(HD4000) is a lignite-based carbon with a surface area of 700

m2/g; and BAC-SQ is a petroleum pitch-based carbon with a surface

area of 1100 m2/g. The petroleum carbon has the smallest pores,

with 67 percent of its pore volume in pores smaller than 2

nanometers (Table I). F400 has 47 percent of its pore volume in

pores smaller than 2 nanometers, and HD4000 has only 2 percent of

its volume in these small pores, with 60 percent of its volume in

pores larger than 10 nanometers. If pore volume is the main

factor for the adsorptive capacity of the molecules and surface

chemistry is a minor consideration, the largest molecules should

be able to penetrate and adsorb better in the HD4000, then F400,









which would be better than BAC-SQ; conversely, the smallest

molecules should adsorb better in the BAC-SQ, followed by the

F400, followed by HD4000. All activated carbon for the

equilibria studies was pulverized in a Waring blender, sieved

through a U.S. Standard Sieve No. 120 (<125 microns), washed with

distilled water until the supernatant was clear, dried at 105 C

for 24 hours, and stored in sealed bottles until used.


TABLE I

Pore Volume Distribution for Adsorbents



Pore Size Percent of Total
nanometers Pore Volume

BAC-SQ F400 HD4000


< 2 67 47 2
2 3 11 22 12
3 5 7 10 11
5 10 6 8 15
> 10 9 13 60


MilliQ deionized water was used to prepare all solutions;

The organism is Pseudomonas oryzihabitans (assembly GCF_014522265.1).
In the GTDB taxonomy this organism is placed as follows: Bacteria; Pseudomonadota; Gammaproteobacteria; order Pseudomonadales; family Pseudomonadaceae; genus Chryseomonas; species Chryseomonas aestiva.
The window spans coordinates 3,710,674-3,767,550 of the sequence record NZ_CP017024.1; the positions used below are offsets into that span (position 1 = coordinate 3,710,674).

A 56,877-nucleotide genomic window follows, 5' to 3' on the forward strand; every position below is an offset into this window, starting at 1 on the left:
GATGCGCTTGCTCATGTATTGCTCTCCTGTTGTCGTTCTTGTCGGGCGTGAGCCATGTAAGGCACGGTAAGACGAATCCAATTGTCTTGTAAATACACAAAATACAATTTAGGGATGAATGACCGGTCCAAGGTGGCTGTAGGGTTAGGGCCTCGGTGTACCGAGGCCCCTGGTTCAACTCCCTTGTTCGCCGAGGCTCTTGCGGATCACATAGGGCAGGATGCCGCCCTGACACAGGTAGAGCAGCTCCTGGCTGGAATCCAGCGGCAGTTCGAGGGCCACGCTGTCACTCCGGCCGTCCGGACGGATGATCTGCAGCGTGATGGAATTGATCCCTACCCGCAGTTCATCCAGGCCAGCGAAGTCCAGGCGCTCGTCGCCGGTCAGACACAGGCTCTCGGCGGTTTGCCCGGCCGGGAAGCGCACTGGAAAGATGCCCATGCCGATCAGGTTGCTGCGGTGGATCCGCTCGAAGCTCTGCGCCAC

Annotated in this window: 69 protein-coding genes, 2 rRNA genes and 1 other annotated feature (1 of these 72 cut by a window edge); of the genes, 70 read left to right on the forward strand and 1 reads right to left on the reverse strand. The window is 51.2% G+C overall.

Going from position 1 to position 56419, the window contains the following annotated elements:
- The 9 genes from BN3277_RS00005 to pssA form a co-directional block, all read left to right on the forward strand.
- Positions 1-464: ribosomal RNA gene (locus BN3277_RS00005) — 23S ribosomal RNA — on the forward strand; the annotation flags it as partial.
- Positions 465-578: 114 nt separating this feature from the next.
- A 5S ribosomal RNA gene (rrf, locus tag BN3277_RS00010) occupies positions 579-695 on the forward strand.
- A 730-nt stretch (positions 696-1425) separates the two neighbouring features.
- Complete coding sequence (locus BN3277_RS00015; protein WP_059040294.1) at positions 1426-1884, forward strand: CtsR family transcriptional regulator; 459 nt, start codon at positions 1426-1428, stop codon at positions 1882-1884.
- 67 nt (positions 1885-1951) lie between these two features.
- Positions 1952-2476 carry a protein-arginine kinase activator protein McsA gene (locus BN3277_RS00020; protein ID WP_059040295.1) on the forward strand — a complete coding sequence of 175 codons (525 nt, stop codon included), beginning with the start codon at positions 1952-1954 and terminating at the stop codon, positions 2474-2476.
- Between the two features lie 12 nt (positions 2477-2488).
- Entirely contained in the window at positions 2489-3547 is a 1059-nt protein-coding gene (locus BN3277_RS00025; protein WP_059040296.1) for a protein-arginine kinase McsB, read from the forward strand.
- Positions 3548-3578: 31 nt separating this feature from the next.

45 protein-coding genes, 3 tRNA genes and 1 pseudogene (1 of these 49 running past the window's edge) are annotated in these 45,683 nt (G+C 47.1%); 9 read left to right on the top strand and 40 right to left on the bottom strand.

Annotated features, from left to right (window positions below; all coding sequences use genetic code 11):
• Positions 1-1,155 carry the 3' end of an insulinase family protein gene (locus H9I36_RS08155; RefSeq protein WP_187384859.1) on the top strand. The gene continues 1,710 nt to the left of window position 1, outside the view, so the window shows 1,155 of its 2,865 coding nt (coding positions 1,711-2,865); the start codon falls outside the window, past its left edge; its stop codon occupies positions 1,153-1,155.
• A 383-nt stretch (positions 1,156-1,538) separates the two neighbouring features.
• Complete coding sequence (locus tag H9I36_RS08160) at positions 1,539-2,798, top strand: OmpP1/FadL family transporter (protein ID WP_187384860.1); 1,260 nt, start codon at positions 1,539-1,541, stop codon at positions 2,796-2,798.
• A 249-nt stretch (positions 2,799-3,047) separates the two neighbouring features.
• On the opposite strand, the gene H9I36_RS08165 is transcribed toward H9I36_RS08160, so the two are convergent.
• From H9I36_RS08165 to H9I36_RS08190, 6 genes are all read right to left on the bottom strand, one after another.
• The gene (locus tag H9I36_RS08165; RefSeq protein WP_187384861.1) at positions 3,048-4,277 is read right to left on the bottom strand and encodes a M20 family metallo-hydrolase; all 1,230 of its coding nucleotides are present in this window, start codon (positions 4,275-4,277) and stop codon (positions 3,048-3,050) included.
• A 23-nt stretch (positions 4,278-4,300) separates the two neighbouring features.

for the equilibrium studies using low initial solute concentra-

tions (10 20 mg/L), the deionized water was filtered through an

18-inch deep granular activated carbon bed prior to use, to

remove any organic compounds that may be present. No buffer was

used since some studies indicate their effects were small (46).

Equilibria Studies: Initial equilibria studies were

performed using an oscillating platform shaker operating at 150

rpm. Although the equilibrium time tests were based on this

system, the mixing pattern of the activated carbon in solution







did not appear satisfactory, as the activated carbon partially

settled in the center of the flask. Wooden racks were

constructed and mounted on a metal frame on the oscillating

shaker table, the racks held 120 ml Wheaton bottles at a 450

angle this was done to induce turbulence (Figure 1); also, a

drum was modified to hold wooden racks of Wheaton bottles, with

the drum then placed on a dual roller device to rotate at low

rpms (about 15 rpm was the slowest speed that our system could

maintain Figure 2). Both systems provided better mixing

patterns, with no difference noted among the isotherms performed

on all three systems.

Albumin was used in an initial test to determine the time

required for the largest compound (45,000 MW) to reach equilibrium.

During the first two hours of shaking, the albumin concentration